Over the hill with HIV!
Supervised by: Gilbert Mallais (Treatment Information Facilitator)
Thanks to the incredible advances in HAART treatment during the last 30 years, those living with HIV have a much higher life expectancy and improved quality of life. This has created a relatively new area of research interest that was unheard of just 20 years ago: aging with HIV. How does infection with HIV change the progression of the normal biological processes and associated pathologies that come with aging? Research into this domain is complex because it is difficult to track subjects over long periods of time. This study, however, not only looked at 1046 HIV+ patients in France who began treatment with anti-retroviral between 1997-1999, but also followed them for 10 years!! More studies should follow this lead because in the HIV+ community, it is no longer a question of worrying IF you make it “over-the-hill”, but WHAT you will do when you get there.
Ten-year diabetes incidence in 1046 HIV+ patients started on a combination antiretroviral treatment
AIDS volume 16(30) 28 January 2012 p303-314
Capeau, Jacqueline; Bouteloup, Vincent; Katlama, Christine;Bastard, Jean-Philippe; Guiyedi, Vincent; Salmon-Ceron, Dominique;Protopopescu, Camelia; Leport, Catherine; Raffi, Francois; Chêne, Geneviève
The late 90s saw an increase in diagnosis of type II diabetes in the HIV+ community. When tested, the patients lacked certain classic risk factors for diabetes such as, high blood pressure, family history, or hepatitis C infection; however, as testing continued several pattern emerged. Researchers found that the patients who received first generation protease inhibitors such as stavudine, indinavir, or didanosine had a higher chance (12.6% in women; 14.6% in men*) of developing diabetes. Interestingly enough, this trend was restricted to those with short term exposure to the drugs (likely because those who developed diabetes ceased treatment shortly after). Since then the drugs have been taken off the market in the West and are no longer used; however, in most cases, the diabetes persisted even after the treatment was halted.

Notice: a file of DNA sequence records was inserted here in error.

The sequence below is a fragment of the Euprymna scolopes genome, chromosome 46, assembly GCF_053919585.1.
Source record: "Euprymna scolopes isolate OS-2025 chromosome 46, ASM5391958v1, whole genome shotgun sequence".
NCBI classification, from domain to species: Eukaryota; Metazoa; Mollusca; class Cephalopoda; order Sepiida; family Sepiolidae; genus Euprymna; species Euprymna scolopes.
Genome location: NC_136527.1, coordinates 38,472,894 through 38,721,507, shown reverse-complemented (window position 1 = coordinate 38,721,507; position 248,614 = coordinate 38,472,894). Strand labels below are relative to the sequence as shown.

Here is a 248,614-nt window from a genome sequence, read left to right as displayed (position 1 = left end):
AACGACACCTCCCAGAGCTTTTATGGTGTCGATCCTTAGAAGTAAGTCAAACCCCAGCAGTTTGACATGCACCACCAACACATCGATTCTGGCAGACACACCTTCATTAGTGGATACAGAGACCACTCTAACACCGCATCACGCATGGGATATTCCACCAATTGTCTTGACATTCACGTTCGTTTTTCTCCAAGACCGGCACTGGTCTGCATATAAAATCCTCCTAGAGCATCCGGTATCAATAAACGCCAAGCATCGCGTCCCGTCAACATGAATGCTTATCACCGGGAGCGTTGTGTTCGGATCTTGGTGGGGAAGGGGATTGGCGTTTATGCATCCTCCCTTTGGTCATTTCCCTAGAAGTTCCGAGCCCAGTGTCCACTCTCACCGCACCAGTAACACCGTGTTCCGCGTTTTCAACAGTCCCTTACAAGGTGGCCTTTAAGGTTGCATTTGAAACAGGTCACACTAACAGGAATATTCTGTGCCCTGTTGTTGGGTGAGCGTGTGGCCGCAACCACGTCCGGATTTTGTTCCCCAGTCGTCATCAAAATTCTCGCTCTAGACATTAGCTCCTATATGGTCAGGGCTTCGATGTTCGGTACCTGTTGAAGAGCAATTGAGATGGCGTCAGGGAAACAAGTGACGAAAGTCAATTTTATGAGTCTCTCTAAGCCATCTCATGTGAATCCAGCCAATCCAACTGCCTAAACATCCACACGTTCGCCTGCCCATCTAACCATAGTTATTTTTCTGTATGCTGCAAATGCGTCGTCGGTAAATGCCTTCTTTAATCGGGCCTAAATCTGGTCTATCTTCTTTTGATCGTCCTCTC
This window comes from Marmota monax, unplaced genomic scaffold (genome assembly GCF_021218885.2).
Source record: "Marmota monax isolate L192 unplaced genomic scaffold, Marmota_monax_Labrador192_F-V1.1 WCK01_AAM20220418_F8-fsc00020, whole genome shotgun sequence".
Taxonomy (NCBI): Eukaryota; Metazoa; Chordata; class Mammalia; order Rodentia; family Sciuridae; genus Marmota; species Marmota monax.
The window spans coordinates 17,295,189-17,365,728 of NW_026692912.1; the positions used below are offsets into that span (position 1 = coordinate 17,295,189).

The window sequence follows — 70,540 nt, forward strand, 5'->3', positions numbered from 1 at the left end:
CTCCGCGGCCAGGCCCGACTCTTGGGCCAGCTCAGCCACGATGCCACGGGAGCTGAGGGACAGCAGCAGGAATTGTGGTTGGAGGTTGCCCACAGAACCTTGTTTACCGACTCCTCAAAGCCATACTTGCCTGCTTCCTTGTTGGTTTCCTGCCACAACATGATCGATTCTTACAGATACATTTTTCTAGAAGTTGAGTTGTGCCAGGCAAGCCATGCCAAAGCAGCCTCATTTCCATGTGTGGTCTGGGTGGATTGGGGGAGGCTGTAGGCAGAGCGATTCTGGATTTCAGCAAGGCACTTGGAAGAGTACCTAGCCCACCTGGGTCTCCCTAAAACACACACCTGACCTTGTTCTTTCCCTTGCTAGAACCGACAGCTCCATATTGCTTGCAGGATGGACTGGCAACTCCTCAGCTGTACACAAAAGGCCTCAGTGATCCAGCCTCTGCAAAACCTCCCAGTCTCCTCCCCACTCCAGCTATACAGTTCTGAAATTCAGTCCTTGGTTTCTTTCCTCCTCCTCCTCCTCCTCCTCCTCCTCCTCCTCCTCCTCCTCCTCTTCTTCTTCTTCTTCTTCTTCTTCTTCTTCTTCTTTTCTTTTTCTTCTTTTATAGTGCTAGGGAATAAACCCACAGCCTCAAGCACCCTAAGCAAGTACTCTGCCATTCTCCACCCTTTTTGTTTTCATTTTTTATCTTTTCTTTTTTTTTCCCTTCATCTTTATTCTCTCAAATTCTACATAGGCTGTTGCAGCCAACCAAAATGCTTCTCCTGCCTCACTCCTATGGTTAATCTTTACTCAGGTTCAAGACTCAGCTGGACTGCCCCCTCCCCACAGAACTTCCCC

More importantly, however, the study noted that age and fat content were found to be the best markers for diabetes, even better than the use of the first generation PIs. Due to the changes in fat distribution that occur with HIV, the HIV+ community must be vigilant of risk factors for diabetes and maintain a healthy lifestyle as it ages. HIV+ individuals should also have annual checkups to test fasting glycaemia and fat parameters, such as BMI and waist: hip ratio. Early detection of risk factors may allow patients to make simple lifestyle changes before having to revolutionize their lives with another complicated disease. As the saying goes, the grass is always greener on the other side, so keep your body in the best shape on the way there!
*[Keep in mind that this study was done in Europe. Had this study been done in North America, the results would likely be even more startling.]